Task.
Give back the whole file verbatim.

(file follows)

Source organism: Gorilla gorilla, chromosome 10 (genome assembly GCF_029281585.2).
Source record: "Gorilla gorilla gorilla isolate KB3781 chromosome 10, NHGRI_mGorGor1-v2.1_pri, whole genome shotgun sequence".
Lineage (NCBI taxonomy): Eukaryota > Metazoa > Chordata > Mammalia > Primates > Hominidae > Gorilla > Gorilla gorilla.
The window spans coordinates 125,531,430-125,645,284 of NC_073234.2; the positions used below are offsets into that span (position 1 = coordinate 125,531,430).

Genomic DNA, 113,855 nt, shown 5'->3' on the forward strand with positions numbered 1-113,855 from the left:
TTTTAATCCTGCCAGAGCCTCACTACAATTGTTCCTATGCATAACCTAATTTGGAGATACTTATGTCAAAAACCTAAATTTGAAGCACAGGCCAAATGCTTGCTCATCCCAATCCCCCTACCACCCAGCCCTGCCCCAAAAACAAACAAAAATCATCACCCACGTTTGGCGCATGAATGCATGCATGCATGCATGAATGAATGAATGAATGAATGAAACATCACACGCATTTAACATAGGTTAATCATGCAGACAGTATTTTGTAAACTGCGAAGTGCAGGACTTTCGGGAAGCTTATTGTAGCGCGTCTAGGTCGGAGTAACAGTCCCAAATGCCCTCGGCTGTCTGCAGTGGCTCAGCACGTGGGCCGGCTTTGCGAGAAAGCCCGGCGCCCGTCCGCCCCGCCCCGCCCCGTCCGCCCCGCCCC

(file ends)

Source organism: Gorilla gorilla, chromosome 10 (genome assembly GCF_029281585.2).
Source record: "Gorilla gorilla gorilla isolate KB3781 chromosome 10, NHGRI_mGorGor1-v2.1_pri, whole genome shotgun sequence".
Lineage (NCBI taxonomy): Eukaryota > Metazoa > Chordata > Mammalia > Primates > Hominidae > Gorilla > Gorilla gorilla.
The window spans coordinates 125,531,430-125,645,284 of NC_073234.2; the positions used below are offsets into that span (position 1 = coordinate 125,531,430).

Genomic DNA, 113,855 nt, shown 5'->3' on the forward strand with positions numbered 1-113,855 from the left:
TTTTAATCCTGCCAGAGCCTCACTACAATTGTTCCTATGCATAACCTAATTTGGAGATACTTATGTCAAAAACCTAAATTTGAAGCACAGGCCAAATGCTTGCTCATCCCAATCCCCCTACCACCCAGCCCTGCCCCAAAAACAAACAAAAATCATCACCCACGTTTGGCGCATGAATGCATGCATGCATGCATGAATGAATGAATGAATGAATGAAACATCACACGCATTTAACATAGGTTAATCATGCAGACAGTATTTTGTAAACTGCGAAGTGCAGGACTTTCGGGAAGCTTATTGTAGCGCGTCTAGGTCGGAGTAACAGTCCCAAATGCCCTCGGCTGTCTGCAGTGGCTCAGCACGTGGGCCGGCTTTGCGAGAAAGCCCGGCGCCCGTCCGCCCCGCCCCGCCCCGTCCGCCCCGCCCC